|By Sarah Hale Meitner, The Orlando Sentinel, Fla.|
Knight Ridder/Tribune Business News
Apr. 18, 2005 - Six months and more than $2 million later and the Crowne Plaza Orlando Airport hotel is back in shape.
The hotel that took a pounding first by Hurricane Charley and then by Frances -- more than half of its 353 rooms were destroyed by water damage and its 10-story glass atrium was shattered -- has been restored and upgraded.
The last construction truck pulled away from the property on April 1.
"We've been fortunate. The hotel looks like a million bucks," said Jim Berkley, the hotel's general manager. He said employees are planning a mid-May Caribbean-themed party to celebrate the hotel's reopening.
The trio of hurricanes that pounded Central Florida last fall left many of the region's hotels out of commission for much of the winter. Construction delays -- caused by shortages of both manpower and supplies -- further postponed reopenings.
However, with the busy summer travel season approaching hoteliers are quickly finishing repairs to handle the influx of tourists.
In Orange, Osceola and Seminole counties, roughly 1,500 rooms are still unavailable -- a fraction of the region's 114,000 total rooms, said Rich Maladecki, president of the Central Florida Hotel and Lodging Association.
The bulk of those closings are in the Lake Buena Vista area, he said.
Meanwhile, cleanup continues in Volusia and Brevard counties. Of the 24,000 hotel rooms in the two counties, 2,000 are still shuttered. And there are reports that dozens will never reopen.
Several of the hotels being renovated, such as the Shores Resort and Spa in Daytona Beach, are scheduled to open in coming weeks, just in time for the summer. Others, including the Holiday Inn Melbourne-Oceanfront Hotel and the Quality Suites Oceanfront, have been gutted and won't be ready until early next year.
The Hilton Daytona Beach Oceanfront Resort, formerly the Adam's Mark Resort, closed in September after Hurricane Jeanne rolled over the hotel's two towers.
The north tower reopened in February, but the south tower, which was nearly wiped out, is still being fixed.
Everything from the rooms to the restaurant to the pool needed repairs, said Angela Cameron, director of public relations.
"It's mostly just public areas now that we're working on," she said. "We'll be ready by June."
A dozen small, independently run beachside motels in south Brevard County also were pummeled by Hurricane Jeanne. Rather than rebuild, several owners have retired or sold their land to developers.
The tiny Sea Grape Manor, a 55-year-old, nine-room motel eleven miles north of Sebastian Inlet, was so badly damaged by hurricanes that county officials ordered that the structure be torn down.
Bulldozers razed the property, just inches from the beach's sand dunes, last month, said D.J. Snapp, owner of the motel.
The Sea Grape, said to be a former U.S. Coast Guard lookout post, was known for its quaint, old Florida feel and private access to the beach -- a spot known for attracting hundreds of sea turtles each year. After Hurricane Jeanne, much of the motel, including the roof, crashed into the dunes.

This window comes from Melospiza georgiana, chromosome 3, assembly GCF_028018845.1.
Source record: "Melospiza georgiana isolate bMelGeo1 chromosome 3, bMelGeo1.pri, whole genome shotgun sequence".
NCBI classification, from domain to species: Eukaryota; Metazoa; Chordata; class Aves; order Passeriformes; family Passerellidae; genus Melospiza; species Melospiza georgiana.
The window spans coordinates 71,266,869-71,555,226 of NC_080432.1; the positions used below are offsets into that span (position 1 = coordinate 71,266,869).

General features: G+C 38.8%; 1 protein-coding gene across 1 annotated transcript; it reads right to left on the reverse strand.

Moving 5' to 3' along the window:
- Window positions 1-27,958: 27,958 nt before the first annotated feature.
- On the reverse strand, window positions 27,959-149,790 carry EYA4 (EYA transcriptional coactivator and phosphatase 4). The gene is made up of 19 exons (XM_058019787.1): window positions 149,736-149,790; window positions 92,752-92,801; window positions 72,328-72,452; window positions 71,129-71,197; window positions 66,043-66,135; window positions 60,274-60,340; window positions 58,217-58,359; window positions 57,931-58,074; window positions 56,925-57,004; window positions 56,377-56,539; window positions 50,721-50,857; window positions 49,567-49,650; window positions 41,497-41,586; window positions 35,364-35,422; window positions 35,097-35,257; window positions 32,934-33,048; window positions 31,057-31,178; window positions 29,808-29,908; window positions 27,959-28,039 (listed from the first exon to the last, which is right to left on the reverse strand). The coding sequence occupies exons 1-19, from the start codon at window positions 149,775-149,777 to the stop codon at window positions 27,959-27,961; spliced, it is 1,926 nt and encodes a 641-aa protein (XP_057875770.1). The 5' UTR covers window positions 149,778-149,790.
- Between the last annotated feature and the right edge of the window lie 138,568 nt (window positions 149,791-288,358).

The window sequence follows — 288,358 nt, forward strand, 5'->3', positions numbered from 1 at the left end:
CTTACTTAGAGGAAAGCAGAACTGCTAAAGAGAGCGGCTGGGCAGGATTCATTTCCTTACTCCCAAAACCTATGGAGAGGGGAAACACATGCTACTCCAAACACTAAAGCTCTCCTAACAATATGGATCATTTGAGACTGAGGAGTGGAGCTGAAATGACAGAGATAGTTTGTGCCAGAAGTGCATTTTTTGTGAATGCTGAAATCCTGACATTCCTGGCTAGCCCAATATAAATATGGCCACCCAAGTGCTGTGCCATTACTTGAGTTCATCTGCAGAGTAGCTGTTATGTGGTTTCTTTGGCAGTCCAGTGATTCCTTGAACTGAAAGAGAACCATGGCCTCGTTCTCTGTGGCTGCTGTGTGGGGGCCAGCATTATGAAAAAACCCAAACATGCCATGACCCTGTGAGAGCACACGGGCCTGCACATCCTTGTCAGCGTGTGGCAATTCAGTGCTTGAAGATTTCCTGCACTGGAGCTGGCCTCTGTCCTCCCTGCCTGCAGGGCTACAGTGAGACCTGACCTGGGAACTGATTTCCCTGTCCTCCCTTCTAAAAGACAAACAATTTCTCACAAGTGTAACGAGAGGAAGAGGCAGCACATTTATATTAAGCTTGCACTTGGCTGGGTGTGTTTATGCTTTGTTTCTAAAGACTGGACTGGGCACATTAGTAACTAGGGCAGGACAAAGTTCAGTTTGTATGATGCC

Snapp said he will likely rebuild on the land, but not another motel. Instead, he's finalizing permit applications to erect three or four condos that he plans to sell.
Other independent hoteliers are doing the same, he said.
"The number of oceanfront hotel rooms in Brevard is shrinking," he said. "Four or five years ago there were 18 or 19 little mom-and-pop motels; now there are fewer than a half dozen left. The land is just too valuable."
Even so, Brevard County tourism officials insist there are plenty of hotel rooms left -- and more on the way.
Roughly 25 percent of Brevard County's 10,000 or so hotel rooms were out of service in late September. That number has dwindled to less than 10 percent.
And by February 2006 -- once renovations are finished -- the number of rooms on the Space Coast is expected to climb.
"There's a silver lining in all of this," said Rob Varley, executive director of the Space Coast Office of Tourism. "By next year, I'll have seven brand new hotels on the beach. Actually, nine. Two more are under construction."
Although most of the region's hotel rooms are back in service, repairs are still under way.
Hoteliers from Kissimmee to downtown Orlando to Cocoa Beach and beyond are repairing damage to public areas, such as lobbies or pools.
Signs, landscaping, rooftops, pools and exterior facades are still being fixed across the region. That work is expected to continue well into summer.
The Orlando Marriott Downtown is expected to be fully repaired by the end of this week -- about two months later than planned, said Mark Moravec, manager of the hotel.
Although the hotel's rooms sustained little damage and remained available to customers, a huge chunk of the exterior facade was ripped off during Hurricane Charley.
"It looked like we got nailed," Moravec said.
Engineering and construction problems delayed repairs, which ended up costing about $500,000, he said.
"We were joking that we'll be finished with everything just in time for hurricane season to start again," Moravec said.
That's not necessarily a bad thing.
Although Orlando-area hotels are expecting a record number of summer tourists, they also could see some east or west coast evacuees if hurricanes strike again. The 2005 hurricane season begins June 1.
To prepare, many Central Florida hoteliers revised evacuation, staffing and crisis plans to better handle operations should another hurricane hit the area. Some hotels even installed back-up generators for their generators, said Maladecki, with the hotel and lodging association.
"All of the hotels learned from those experiences and have done what they can the past several months to make adjustments," he said.
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